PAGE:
Community Broadband Media Roundup - August 6


Oxnard sees high-speed Internet expansion as an economic development tool by Wendy Leung, VC Star



Aurora to ask voters about municipal broadband by Kara Mason, Colorado Politics



Group to propose solution to rural broadband challenge by Tessa Green, Albany Herald



Seniors targeted for low-cost Internet by Julia Arenstam, Daily Comet 



Bangor looking to become next city to add fiber as 'essential infrastructure' by Jackie Mundry, News Center Maine



Four-town broadband in the works by Diane Broncaccio, Greenfield Recorder


New York

Charter CEO threatens lawsuit over New York’s attempt to kick Spectrum out of the state by Chris Welch, The Verge

State gives Charter marching orders by Pete Demola, The Sun

What happens to Spectrum cable customers if Charter gets kicked out of New York? by Christopher Zara, Fast Company

In an unusual move, the state’s Public Service Commission voted to revoke approval for Charter’s merger with New York-based Time Warner Cable, meaning Charter is effectively banned from doing business in New York, where it operates under the Spectrum brand. As justification for its decision, the commission said Charter has failed to meet its commitments under the merger, notably its promise to provide better service to underserved areas.

“Charter’s repeated failures to serve New Yorkers and honor its commitments are well documented and are only getting worse,” John B. Rhodes, chair of the commission, said in a statement.

Why Spectrum asked a man to pay $133,000 to install broadband Internet in NYC by Karl Bode, Motherboard 


North Carolina

Broadband grants may spark better access, but hurdles remain by Kirk Ross, Carolina Public Press 



Comcast installed Wi-Fi gear without approval—and this city is not happy by Jon Brodkin, Ars Technica



Google Fiber expands Internet service into more of San Antonio by Sanford Nowlin, San Antonio Current 



Comcast or Charter is the only 25Mbps choice for 68 million Americans by Jon Brodkin, Ars Technica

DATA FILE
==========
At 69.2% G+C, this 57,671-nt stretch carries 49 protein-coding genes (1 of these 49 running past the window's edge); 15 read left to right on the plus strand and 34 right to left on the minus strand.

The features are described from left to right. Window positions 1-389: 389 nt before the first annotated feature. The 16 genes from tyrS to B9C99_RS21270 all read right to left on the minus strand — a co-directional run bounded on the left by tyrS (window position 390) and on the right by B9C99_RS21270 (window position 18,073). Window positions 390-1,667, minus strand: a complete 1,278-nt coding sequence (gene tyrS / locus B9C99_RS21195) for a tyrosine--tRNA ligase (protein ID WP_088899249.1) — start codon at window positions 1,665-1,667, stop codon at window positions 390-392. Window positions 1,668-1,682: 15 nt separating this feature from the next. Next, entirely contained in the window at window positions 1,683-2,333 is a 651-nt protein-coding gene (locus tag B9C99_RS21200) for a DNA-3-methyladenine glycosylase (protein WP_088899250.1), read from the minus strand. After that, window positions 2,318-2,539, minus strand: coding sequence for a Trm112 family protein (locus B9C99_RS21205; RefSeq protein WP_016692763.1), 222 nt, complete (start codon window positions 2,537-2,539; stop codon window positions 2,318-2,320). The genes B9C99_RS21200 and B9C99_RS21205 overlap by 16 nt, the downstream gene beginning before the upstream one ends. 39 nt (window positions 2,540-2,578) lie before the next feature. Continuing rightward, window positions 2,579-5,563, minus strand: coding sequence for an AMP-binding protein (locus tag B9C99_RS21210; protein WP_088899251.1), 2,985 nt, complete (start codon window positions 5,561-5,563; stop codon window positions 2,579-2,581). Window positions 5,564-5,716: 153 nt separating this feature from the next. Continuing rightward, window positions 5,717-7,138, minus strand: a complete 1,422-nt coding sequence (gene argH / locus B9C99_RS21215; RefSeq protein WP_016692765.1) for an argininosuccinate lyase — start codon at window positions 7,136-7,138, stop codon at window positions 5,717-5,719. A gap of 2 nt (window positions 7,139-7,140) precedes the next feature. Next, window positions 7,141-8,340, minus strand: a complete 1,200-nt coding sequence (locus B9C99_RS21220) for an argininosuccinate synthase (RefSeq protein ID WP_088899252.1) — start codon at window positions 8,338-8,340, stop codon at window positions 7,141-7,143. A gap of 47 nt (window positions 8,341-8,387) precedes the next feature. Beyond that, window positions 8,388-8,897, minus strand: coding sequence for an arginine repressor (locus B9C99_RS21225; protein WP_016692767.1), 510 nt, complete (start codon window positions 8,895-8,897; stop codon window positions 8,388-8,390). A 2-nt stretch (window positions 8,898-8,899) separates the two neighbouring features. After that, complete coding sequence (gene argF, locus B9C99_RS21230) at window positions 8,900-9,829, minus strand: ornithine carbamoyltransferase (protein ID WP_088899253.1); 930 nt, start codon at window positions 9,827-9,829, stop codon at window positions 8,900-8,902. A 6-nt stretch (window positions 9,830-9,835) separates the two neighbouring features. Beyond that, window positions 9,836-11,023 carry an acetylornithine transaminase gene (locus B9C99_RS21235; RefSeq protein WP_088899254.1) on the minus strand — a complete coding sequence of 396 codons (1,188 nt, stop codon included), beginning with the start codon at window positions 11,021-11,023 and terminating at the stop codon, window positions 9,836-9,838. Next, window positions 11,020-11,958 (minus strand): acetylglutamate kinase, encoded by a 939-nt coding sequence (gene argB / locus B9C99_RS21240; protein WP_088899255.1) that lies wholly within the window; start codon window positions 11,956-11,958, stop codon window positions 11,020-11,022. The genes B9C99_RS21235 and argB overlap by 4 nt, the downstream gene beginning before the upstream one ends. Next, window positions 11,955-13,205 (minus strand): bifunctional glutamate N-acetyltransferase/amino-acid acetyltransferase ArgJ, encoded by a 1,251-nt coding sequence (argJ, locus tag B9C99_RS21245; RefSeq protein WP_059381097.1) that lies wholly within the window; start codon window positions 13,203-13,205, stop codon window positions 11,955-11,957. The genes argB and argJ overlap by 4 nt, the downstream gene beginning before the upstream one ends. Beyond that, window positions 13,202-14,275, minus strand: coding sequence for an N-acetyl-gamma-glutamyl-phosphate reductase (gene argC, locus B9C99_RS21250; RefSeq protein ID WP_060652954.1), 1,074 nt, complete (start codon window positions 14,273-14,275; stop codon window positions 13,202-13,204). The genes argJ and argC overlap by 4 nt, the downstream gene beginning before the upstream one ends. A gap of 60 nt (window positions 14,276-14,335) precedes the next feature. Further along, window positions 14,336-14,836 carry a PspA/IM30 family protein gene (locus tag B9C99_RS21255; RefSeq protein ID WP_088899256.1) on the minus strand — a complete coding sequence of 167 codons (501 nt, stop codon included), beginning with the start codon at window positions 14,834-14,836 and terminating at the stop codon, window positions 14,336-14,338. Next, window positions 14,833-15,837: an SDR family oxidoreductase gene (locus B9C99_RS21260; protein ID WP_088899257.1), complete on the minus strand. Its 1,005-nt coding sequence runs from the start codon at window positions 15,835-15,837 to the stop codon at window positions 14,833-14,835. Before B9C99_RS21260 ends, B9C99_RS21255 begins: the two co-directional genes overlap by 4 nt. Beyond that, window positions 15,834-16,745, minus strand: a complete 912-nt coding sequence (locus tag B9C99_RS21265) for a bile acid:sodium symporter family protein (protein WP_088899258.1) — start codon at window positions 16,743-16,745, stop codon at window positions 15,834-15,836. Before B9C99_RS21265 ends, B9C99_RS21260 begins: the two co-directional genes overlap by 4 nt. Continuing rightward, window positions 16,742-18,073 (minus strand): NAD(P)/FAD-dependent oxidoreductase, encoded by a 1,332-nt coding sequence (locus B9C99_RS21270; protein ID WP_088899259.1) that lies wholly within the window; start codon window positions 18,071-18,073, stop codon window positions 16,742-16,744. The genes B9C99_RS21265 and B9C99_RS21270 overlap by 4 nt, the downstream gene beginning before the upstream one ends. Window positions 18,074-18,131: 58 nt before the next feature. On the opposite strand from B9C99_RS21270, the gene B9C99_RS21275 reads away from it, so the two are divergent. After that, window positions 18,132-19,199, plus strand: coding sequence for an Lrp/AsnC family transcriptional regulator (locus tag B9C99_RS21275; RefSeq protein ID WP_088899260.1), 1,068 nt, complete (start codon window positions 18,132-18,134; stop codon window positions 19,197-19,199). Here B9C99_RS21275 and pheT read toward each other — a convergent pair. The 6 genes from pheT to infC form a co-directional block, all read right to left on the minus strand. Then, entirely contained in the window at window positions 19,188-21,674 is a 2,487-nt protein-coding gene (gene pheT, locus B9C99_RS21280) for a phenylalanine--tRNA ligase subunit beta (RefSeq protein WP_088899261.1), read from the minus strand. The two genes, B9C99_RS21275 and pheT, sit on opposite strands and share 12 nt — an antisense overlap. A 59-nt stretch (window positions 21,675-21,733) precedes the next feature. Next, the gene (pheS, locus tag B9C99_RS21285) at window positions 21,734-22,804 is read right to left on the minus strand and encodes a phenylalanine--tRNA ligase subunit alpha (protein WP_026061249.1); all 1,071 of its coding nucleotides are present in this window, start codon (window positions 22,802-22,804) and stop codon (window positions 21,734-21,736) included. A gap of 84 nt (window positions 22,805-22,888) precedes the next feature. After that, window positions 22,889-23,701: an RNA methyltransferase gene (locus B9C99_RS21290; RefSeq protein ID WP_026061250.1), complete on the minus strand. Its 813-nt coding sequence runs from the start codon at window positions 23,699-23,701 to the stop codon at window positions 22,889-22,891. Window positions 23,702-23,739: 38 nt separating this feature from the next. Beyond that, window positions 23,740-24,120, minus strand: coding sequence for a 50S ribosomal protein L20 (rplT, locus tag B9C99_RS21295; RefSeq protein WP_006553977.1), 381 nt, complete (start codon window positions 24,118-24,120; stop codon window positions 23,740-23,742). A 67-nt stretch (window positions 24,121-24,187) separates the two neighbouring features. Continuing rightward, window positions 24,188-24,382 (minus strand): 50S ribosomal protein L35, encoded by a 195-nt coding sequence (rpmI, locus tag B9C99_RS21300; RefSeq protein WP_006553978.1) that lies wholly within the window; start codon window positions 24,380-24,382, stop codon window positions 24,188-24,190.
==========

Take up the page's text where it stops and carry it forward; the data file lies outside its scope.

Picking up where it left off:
Study: throwing taxpayer money at giant ISPs hasn't fixed America’s broadband problem by Karl Bode, Motherboard

The battle between Americans eager for better broadband and monopolies like Comcast focused on defending the broken status quo has raged for decades. And as Ajit Pai and his assault on consumer protections makes clear, the pendulum has swung pretty sharply in Comcast’s favor during the Trump era.

The solution, according to ILSR founder Christopher Mitchell, is to stop whining on Reddit, get out of your chair, and begin taking action where giants like Comcast are weakest: locally. 

“It sucks to tell someone in this situation that they have to become an organizer, hound their elected officials, or scout for good local companies to potentially partner with in expanding access,” Mitchell tells Motherboard. “But that is what happens in a working democracy.”

ILSR offers harsh Connect America Fund critique, says large carriers not investing in rural broadband by Joan Engebretson, Telecompetitor 

Broadband expansion gains momentum across U.S. by Christine Book, Smart & Resilient Cities

USDA invests $97 million in rural broadband infrastructure to improve service for 22,000 subscribers in 11 states Press release from USDA

FCC offers small ISPs a boost, but a bigger setback looms by Klint Finley, Wired 

How the Broadband Deployment Advisory Committee could shape cities’ digital future by Angelina Panettieri, National League of Cities

Big telecom says anti-competitive internet fast lanes will be wonderful by Karl Bode, Motherboard 

Fiber in apartment buildings by Doug Dawson, POTs and PANs

Lobbyists and location stymie rural America's quest for broadband by Daniel Strauss, Washington Examiner

When entrenched providers in rural locations fend off new rivals, they don't need to upgrade old infrastructure that can be slower and less reliable, said Debra Socia, the executive director of Next Century Cities, a group that works with local governments to improve and expand Web access.

“State legislators are writing rules that make it nearly impossible for local communities to build their own broadband,” she added. “That’s a model for ensuring extended profit off of an investment.”

For robust broadband in the 5G era, more local control may be required by Heather Heimbach, Broadband Breakfast

Tier flattening: AT&T and Verizon Home customers pay a high price for slow Internet by Bill Callahan and Angela Siefer, National Digital Inclusion Alliance 

Now that Telcos have "Abandoned Rural America," the only broadband comes from cable monopolies by Cory Doctorow, BoingBoing

The American dilemma: Competition, or fast broadband? Pick one by Kieren McCarthy, The Register 

Are AT&T and Verizon fleecing rural America? by Marguerite Reardon, CNET 

The pole attachment controversy shadows the Broadband Deployment Advisory Committee by Heather Heimbach, Broadband Breakfast